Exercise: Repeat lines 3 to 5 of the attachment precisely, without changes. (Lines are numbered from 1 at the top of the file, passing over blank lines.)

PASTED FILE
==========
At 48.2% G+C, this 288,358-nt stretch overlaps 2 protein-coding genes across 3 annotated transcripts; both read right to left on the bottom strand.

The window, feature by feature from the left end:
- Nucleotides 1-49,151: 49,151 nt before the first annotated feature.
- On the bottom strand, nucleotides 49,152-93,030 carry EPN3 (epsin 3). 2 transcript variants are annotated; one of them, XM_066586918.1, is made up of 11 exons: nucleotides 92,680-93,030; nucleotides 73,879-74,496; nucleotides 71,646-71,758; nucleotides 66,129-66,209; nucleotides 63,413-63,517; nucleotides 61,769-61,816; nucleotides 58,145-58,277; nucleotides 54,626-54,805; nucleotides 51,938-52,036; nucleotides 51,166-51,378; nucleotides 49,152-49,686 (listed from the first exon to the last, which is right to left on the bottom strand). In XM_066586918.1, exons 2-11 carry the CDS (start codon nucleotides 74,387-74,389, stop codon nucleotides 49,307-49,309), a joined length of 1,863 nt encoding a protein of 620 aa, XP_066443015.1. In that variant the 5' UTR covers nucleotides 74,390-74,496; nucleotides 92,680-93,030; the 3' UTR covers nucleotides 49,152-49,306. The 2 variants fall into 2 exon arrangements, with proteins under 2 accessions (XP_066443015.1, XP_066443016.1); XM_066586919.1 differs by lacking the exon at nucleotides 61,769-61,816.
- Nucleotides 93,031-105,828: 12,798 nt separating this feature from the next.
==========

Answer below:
- Nucleotides 1-49,151: 49,151 nt before the first annotated feature.
- On the bottom strand, nucleotides 49,152-93,030 carry EPN3 (epsin 3). 2 transcript variants are annotated; one of them, XM_066586918.1, is made up of 11 exons: nucleotides 92,680-93,030; nucleotides 73,879-74,496; nucleotides 71,646-71,758; nucleotides 66,129-66,209; nucleotides 63,413-63,517; nucleotides 61,769-61,816; nucleotides 58,145-58,277; nucleotides 54,626-54,805; nucleotides 51,938-52,036; nucleotides 51,166-51,378; nucleotides 49,152-49,686 (listed from the first exon to the last, which is right to left on the bottom strand). In XM_066586918.1, exons 2-11 carry the CDS (start codon nucleotides 74,387-74,389, stop codon nucleotides 49,307-49,309), a joined length of 1,863 nt encoding a protein of 620 aa, XP_066443015.1. In that variant the 5' UTR covers nucleotides 74,390-74,496; nucleotides 92,680-93,030; the 3' UTR covers nucleotides 49,152-49,306. The 2 variants fall into 2 exon arrangements, with proteins under 2 accessions (XP_066443015.1, XP_066443016.1); XM_066586919.1 differs by lacking the exon at nucleotides 61,769-61,816.
- Nucleotides 93,031-105,828: 12,798 nt separating this feature from the next.